I understand that gay marriage is not accepted within the church, but there is an important fact that many people fail to see.  No one church has a monopoly on “marriage”.  Many religions do it: Catholics, Muslims, Hindus, Jews, etc.

And because of this fact, eventually, the right of same-sex couples to marry will become commonplace.  California may have passed Prop 8, but I strongly believe that it will be struck down as unconstitutional.

Here’s why.  There are two different meanings of “marriage”.  There’s the meaning within the realm of the government, and then there’s the meaning within the realm of a particular church.  That’s an important distinction.  You can get married in a church, but that doesn’t mean you’re married in the eyes of the state.  You still need to get a “license” from the state to be considered married.  And therein lies the nugget of the problem.  Eventually, within the context of government and state, same-sex marriage will be constitutional and commonplace.  Gay couples will have the same legal right to obtain a marriage “license” as heterosexual Catholics, Muslims, Hindus, and Jews.  That doesn’t mean they need to be married in a church, or that a church has to marry them.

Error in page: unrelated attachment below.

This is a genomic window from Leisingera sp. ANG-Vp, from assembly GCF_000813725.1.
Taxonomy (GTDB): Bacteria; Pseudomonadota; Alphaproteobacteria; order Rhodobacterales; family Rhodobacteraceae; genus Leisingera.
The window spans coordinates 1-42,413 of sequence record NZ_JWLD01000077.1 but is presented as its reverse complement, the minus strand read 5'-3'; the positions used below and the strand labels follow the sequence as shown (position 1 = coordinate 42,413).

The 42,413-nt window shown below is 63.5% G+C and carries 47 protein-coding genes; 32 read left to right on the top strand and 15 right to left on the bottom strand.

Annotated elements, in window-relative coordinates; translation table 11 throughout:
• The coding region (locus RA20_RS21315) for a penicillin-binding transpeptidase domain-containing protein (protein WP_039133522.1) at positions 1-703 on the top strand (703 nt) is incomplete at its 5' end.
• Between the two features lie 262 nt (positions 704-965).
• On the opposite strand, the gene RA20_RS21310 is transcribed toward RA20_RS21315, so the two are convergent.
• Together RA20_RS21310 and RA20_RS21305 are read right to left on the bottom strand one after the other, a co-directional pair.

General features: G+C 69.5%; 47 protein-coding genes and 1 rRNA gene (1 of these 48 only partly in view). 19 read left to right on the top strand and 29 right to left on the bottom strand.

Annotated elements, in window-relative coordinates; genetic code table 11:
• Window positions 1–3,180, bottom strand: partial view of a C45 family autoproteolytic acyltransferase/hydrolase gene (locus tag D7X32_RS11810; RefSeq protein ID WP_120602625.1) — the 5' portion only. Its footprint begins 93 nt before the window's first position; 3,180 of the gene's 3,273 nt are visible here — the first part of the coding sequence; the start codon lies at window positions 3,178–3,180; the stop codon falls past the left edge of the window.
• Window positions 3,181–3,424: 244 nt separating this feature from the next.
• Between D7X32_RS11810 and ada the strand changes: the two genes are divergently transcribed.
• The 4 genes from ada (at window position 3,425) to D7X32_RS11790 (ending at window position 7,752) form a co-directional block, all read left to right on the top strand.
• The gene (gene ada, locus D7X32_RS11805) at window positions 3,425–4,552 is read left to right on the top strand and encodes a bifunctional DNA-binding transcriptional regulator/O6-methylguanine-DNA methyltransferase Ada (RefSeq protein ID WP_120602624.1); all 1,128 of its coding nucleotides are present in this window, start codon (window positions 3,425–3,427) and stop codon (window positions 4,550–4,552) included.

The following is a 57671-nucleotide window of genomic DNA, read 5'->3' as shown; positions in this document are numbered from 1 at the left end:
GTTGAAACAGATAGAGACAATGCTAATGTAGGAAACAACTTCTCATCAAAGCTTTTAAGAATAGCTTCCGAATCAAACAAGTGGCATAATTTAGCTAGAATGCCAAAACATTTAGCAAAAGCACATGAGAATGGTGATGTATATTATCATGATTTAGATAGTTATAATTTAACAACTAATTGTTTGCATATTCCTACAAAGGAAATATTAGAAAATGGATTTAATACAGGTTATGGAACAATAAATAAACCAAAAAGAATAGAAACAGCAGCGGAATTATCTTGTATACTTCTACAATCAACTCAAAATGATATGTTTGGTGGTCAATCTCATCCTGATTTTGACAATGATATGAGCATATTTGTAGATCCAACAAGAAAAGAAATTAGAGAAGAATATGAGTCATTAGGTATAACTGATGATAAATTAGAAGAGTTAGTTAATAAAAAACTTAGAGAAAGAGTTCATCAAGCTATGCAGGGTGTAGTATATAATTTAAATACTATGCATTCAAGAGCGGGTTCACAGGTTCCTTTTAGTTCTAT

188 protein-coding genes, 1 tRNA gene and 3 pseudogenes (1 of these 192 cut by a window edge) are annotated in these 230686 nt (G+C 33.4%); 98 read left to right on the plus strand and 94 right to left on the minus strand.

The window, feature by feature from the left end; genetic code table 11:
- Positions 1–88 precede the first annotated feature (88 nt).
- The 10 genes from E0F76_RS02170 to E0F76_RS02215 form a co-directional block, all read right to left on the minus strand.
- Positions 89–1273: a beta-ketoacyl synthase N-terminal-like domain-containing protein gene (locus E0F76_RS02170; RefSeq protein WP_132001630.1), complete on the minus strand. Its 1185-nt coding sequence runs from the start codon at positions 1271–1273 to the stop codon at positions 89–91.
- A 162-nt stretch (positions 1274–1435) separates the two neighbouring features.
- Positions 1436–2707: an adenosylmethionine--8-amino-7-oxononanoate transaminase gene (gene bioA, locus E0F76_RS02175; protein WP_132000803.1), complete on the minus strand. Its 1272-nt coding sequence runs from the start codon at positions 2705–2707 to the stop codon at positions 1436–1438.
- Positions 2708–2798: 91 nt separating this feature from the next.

The fact that Prop 8 has mandated the California constitution’s definition of marriage as “between man and woman” is no protection against gay-marriage.  To illustrate why, here’s an example.  If California had written into its constitution that Blacks have less rights, does that make it legal?  Of course not.  The US Supreme Court (and probably the CA Supreme Court) would strike it down as unconstitutional.  The same is true of gay marriage.

At this point, you may ask yourself: why is the issue of marriage even a constitutional question?  The answer: because of the fact that the State requires a marriage license to be considered married.  Eliminate that requirement, and you eliminate the whole question.  But unfortunately, you can’t eliminate the question, because the idea of marriage is too interwoven into our society’s fabric.  It determines too many “non-religious” things: taxes, rights to property, inheritance, etc.

There are lots of angles to the same-sex marriage issue.  However, the church should not feel so compelled to instill it’s beliefs on the whole of the society.  As I said before, this country is founded on “freedom of religion” and “separation of church and state”.  And it is those principles that will inevitably see the equality of marriage as being available to both heterosexuals and homosexuals.  Anything less is discrimination.